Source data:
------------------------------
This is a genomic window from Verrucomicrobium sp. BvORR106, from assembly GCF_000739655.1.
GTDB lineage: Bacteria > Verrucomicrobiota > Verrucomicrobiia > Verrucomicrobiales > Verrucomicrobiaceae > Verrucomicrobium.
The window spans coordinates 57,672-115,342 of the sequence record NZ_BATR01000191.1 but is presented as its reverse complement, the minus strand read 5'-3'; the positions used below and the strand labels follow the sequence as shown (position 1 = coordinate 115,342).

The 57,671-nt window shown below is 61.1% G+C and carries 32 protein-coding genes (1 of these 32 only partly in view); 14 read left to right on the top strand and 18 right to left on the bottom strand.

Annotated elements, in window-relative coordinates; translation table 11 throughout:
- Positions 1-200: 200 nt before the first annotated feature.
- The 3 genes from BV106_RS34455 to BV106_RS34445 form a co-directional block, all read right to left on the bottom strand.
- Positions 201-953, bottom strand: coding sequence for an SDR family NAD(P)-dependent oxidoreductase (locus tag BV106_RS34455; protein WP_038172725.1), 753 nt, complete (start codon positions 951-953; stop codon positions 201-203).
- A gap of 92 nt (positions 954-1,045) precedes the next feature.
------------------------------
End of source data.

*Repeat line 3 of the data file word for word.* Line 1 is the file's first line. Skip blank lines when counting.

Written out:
The window spans coordinates 57,672-115,342 of the sequence record NZ_BATR01000191.1 but is presented as its reverse complement, the minus strand read 5'-3'; the positions used below and the strand labels follow the sequence as shown (position 1 = coordinate 115,342).